ON THE AVENUES: Gehenna, Franklin Graham, Jean-Paul Sartre and Fred Astaire lead us straight to Hell.


There are times when sheer undiluted barrel-strength inanity leads unexpectedly to an interesting read — which is to say that contrary to all previous experience, I’ve managed to learn something from Franklin Graham.

The evangelist Graham functions as a sort of professional court jester for our nation’s cheerful contingent of theocratic fascists, a job he apparently inherited from his world-famous father Billy.

At the 1:21 mark of this video clip from 2007, the late, great Christopher Hitchens observes that any American president, however deserving of condemnation or impeachment, could always rely on Billy Graham to run to his side as a defender, toady and crony.

Franklin Graham has filled these shoes quite capably with regard to Donald Trump, hasn’t he? That’s because the very essence of both politics and religion is about accumulating power, and Graham gets it.

“I never said (Trump) was the best example of the Christian faith. He defends the faith. And I appreciate that very much.”

The mind works in mysterious ways, and so let’s begin with Graham’s wholly predictable thoughts about Hoosier mayor Pete Buttigieg, which in a roundabout way led me from Graham via Leviticus to Old Gehenna.

New Gehenna is another story.

Franklin Graham Cites Death-to-Gays Bible Verse in Post About Pete Buttigieg, by Hemant Mehta (Friendly Atheist)

It’s never a good sign when atheists are the ones offering context to Bible verses that Christians are quoting, but when evangelist Franklin Graham is involved, that’s usually necessary. In a Facebook post purported denouncing people heckling Democratic presidential candidate Pete Buttigieg, Graham managed to work in the verse that condemns gay people to death.

Franklin Graham: “The Bible makes it very clear that homosexuality is a sin. ‘If a man lies with a male as with a woman, both of them have committed an abomination…’ (Leviticus 20:13). That’s what God says and that settles it for me. I stand with the Word of God. I care enough about people to tell them the truth and to warn them about the judgment to come for all sin.”

See? Don’t heckle people when they’re talking. Just go on Facebook and explain why they deserve to be tortured in hellfire for all of eternity. Like good Christians.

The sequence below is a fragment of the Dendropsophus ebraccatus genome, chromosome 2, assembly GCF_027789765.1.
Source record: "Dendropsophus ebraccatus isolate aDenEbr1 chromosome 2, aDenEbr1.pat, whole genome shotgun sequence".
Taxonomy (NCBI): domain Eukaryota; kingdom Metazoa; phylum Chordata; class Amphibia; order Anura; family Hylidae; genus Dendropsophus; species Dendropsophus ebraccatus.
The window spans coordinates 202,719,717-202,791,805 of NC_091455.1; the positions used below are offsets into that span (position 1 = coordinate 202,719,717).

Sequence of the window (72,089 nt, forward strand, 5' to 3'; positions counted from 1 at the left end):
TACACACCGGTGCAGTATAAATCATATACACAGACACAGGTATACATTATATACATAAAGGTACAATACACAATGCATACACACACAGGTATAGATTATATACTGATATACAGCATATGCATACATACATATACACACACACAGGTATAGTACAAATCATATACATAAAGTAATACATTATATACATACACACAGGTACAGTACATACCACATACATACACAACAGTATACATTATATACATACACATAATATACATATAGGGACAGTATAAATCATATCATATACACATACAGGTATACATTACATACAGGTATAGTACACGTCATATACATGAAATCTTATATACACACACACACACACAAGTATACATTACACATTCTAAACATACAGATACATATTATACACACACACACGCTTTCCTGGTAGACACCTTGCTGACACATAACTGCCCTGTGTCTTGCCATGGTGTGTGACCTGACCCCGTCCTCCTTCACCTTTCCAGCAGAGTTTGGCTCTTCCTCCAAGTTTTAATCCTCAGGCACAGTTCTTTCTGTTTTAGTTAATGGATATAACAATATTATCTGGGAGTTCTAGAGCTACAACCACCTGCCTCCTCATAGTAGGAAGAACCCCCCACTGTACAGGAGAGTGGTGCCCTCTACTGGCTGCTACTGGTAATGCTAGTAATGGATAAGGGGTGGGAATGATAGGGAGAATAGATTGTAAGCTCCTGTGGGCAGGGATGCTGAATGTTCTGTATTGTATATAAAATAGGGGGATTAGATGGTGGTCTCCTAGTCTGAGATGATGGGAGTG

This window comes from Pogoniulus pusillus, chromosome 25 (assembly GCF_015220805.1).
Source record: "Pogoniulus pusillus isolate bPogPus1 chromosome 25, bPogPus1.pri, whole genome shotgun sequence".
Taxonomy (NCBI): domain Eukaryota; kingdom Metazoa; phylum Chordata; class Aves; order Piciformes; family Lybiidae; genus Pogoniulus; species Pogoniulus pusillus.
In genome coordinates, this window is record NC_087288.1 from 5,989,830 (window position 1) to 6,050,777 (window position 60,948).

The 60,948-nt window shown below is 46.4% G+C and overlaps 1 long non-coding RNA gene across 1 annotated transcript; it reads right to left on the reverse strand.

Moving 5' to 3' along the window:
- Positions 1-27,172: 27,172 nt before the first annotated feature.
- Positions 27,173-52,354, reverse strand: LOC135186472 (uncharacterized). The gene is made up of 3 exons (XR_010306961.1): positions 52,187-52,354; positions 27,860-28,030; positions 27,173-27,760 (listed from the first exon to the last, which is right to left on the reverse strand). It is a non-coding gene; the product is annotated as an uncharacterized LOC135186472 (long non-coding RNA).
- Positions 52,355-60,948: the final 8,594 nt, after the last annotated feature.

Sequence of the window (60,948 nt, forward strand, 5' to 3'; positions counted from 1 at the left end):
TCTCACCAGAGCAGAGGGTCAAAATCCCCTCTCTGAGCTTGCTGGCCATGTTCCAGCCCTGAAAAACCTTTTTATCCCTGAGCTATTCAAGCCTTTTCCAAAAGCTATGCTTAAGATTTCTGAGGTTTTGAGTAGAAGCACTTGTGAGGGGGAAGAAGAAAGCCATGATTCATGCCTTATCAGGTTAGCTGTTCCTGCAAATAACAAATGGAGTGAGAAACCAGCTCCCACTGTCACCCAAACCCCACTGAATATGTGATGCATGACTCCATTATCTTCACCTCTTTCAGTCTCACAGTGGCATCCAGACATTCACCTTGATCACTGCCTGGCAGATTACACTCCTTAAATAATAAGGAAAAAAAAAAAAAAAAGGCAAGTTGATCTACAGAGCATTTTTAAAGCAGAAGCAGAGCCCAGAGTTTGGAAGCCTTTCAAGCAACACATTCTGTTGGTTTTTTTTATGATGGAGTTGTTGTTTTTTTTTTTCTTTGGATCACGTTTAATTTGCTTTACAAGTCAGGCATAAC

The full verse from Leviticus 20:13, of course, is “If a man also lie with mankind, as he lieth with a woman, both of them have committed an abomination: they shall surely be put to death; their blood shall be upon them.”

At least the hecklers are just rude and ignorant. Graham thinks it’s loving to call for the death penalty for gay people who have sex… except he tries to hide it. Imagine cherry picking the Bible and picking a part that call for the execution of gay people who aren’t celibate. And then pretending you’re acting out of love. What a horrible person.

Graham’s superstitious blather aside, Buttigieg being gay has nothing to do with anything, including his presidential aspirations, although Mayor Pete’s political ambitions compel us to look past his private life and public speaking flair to those aspects of governance that matter most, as in platforms and policy ideas.

So far, Buttigieg is falling quite short on those job requirements. As usual, Bluegill offers this succinct summary:

The interesting part to me is how much Buttigieg’s fan club and hecklers have in common in terms of their reasoning— purely faith based on both sides.

It should be obvious by now that Christianity’s Bible hasn’t had a prominent place in my world of books, so Graham’s mention of Leviticus had me wondering about the name itself; what, where or who was Leviticus? I had no idea.

It never got that far, because searching for Leviticus brought me to this excellent article about Hell.

Hell? I always thought Gehenna was a Gaelic notion borrowed by Bob Dylan for the song “Idiot Wind.”

A History of Hell: Gehenna & Beyond, by Ali Kellog (Medium)

Hell seems to be a collective assault on the American imagination — the culmination of our entire post-Columbus cultural history and political infrastructure. Ask anyone familiar with it to describe the scene and you’ll likely get the same description across the board — a furnace of torture, suffering, demons and unfathomable pain. Hell is embedded into our lives, whether we believe in it or not. It’s a place mutually visited by every person’s imagination that has been exposed to an Abrahamic society. It’s a place we condemn undesirables to, a place we reference to instill fear and obedience, a place we devotionally protect our loved ones from being exiled to. For all our certainty of its existence, Hell is perhaps the least understood of places, even by the most studiously pious of individuals. Its assertion into our culture and conscience is a testament to our collective religious illiteracy. So why is it so vital we understand its origins, rather than blindly accept what we’ve been told about it? The latter method has, well, rarely worked in the favor of the common person throughout history.